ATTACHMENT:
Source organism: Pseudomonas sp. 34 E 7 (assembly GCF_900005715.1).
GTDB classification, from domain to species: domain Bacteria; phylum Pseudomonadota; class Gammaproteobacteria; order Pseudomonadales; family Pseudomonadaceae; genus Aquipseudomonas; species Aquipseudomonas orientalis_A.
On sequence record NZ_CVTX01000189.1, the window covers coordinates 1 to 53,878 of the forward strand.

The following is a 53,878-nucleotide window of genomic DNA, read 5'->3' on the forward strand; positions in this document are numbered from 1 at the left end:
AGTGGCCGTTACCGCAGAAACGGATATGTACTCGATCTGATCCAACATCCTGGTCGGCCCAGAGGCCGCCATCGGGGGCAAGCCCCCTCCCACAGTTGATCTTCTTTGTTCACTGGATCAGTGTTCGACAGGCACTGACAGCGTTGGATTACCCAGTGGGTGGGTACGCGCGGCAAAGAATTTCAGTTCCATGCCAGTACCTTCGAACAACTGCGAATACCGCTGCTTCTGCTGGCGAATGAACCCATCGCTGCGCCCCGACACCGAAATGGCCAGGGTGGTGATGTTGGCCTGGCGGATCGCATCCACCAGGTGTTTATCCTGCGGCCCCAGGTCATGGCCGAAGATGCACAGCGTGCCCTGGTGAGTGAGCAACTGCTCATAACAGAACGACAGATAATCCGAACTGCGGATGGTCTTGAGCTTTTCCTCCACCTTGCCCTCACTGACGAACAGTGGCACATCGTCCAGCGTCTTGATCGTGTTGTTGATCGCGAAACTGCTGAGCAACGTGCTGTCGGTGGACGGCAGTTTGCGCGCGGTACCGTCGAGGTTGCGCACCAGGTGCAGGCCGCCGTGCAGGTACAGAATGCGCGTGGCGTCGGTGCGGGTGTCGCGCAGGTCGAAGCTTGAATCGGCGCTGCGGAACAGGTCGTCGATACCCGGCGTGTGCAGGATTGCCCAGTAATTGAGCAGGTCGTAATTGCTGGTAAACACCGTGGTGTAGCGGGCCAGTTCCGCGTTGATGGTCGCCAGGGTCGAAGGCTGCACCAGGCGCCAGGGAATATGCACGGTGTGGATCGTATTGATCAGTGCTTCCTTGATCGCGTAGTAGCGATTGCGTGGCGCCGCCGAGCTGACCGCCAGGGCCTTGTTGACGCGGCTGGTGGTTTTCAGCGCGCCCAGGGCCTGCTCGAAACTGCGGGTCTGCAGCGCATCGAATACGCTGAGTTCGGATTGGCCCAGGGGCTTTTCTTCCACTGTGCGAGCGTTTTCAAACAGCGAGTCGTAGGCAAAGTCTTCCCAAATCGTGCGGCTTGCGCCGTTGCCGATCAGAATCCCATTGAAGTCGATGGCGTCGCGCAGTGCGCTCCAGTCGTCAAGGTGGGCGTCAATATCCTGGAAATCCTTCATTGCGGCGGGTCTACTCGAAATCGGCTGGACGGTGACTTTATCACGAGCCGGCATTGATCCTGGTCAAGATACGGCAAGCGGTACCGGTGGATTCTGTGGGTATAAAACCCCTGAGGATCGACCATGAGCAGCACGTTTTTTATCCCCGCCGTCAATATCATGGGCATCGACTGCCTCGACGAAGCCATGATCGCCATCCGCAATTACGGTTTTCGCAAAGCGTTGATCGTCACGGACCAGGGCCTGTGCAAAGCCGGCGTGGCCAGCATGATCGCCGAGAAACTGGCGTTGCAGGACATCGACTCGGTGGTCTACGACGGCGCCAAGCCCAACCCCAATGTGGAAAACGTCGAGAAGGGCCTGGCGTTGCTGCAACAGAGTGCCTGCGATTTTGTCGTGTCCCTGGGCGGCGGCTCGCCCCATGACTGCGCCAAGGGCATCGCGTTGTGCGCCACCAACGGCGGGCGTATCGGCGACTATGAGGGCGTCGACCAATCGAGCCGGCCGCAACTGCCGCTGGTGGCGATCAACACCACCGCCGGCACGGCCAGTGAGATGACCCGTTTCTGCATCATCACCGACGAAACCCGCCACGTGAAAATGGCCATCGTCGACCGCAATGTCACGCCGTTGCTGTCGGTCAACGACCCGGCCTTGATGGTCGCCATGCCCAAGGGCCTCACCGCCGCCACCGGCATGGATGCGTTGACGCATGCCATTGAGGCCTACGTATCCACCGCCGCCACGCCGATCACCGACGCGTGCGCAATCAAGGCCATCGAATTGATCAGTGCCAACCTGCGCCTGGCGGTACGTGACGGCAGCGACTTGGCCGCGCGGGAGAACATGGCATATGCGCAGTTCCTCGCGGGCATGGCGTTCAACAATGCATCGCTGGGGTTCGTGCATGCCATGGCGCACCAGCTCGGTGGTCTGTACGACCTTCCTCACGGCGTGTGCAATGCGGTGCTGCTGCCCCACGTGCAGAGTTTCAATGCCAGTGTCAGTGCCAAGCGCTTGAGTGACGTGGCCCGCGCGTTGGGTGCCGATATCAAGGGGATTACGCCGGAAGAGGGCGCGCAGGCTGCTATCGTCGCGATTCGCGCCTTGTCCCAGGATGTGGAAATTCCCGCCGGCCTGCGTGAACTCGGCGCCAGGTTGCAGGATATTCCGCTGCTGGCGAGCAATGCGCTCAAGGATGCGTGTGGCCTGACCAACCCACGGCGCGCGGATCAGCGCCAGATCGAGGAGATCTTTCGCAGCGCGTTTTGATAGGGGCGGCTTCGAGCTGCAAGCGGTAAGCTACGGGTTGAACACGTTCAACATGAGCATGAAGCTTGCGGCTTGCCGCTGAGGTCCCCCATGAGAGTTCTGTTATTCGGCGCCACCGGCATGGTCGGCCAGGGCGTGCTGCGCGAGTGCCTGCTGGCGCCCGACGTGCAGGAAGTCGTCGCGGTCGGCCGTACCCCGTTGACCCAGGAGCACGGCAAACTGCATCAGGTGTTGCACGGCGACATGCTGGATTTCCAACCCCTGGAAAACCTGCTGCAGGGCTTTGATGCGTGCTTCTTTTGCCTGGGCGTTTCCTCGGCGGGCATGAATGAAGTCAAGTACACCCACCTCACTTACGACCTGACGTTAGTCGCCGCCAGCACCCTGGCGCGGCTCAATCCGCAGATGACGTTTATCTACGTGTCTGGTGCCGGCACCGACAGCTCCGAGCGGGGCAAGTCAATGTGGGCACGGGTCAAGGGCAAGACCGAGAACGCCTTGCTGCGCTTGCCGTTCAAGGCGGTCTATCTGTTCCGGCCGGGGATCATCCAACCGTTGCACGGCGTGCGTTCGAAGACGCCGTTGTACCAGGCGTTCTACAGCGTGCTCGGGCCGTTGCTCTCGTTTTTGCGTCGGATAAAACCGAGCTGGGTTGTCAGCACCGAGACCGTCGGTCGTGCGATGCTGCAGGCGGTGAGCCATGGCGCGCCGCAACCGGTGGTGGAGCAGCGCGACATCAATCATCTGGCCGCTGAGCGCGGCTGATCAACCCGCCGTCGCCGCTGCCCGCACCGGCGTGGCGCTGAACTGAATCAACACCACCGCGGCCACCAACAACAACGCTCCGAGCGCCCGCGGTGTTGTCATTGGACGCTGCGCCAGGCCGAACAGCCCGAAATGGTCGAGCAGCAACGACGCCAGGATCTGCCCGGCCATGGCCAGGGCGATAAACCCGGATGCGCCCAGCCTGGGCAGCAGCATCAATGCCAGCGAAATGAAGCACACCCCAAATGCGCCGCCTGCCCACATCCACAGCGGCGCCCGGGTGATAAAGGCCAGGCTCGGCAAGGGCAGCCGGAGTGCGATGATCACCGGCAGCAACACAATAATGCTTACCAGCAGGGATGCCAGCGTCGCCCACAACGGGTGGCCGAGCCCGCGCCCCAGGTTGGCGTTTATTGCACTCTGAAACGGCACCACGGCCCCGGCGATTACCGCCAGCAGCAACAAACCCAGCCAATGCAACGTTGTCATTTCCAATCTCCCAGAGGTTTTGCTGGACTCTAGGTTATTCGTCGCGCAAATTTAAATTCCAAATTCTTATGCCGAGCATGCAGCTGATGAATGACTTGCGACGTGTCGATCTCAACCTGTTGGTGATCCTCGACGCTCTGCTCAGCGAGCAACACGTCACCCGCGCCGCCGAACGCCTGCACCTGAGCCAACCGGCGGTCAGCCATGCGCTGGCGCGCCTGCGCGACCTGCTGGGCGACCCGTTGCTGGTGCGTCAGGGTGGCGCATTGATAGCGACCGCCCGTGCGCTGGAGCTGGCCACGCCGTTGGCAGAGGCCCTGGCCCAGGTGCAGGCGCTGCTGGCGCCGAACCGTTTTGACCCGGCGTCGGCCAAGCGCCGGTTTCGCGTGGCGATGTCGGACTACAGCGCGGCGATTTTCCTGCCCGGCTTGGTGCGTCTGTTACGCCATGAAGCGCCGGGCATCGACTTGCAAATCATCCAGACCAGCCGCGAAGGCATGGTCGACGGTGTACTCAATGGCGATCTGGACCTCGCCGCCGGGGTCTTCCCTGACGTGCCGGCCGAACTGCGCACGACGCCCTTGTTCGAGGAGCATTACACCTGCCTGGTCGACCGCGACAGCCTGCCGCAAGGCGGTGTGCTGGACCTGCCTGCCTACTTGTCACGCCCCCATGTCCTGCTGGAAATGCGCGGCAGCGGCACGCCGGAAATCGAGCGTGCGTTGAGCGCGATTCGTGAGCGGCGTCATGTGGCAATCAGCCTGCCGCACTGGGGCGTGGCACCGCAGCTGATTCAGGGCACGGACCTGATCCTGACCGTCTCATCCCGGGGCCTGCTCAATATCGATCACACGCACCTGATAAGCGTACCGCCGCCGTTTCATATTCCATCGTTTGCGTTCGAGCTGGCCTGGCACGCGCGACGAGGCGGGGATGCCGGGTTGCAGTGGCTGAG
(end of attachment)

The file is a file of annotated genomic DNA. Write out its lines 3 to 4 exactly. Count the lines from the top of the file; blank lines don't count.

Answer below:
On sequence record NZ_CVTX01000189.1, the window covers coordinates 1 to 53,878 of the forward strand.

The following is a 53,878-nucleotide window of genomic DNA, read 5'->3' on the forward strand; positions in this document are numbered from 1 at the left end: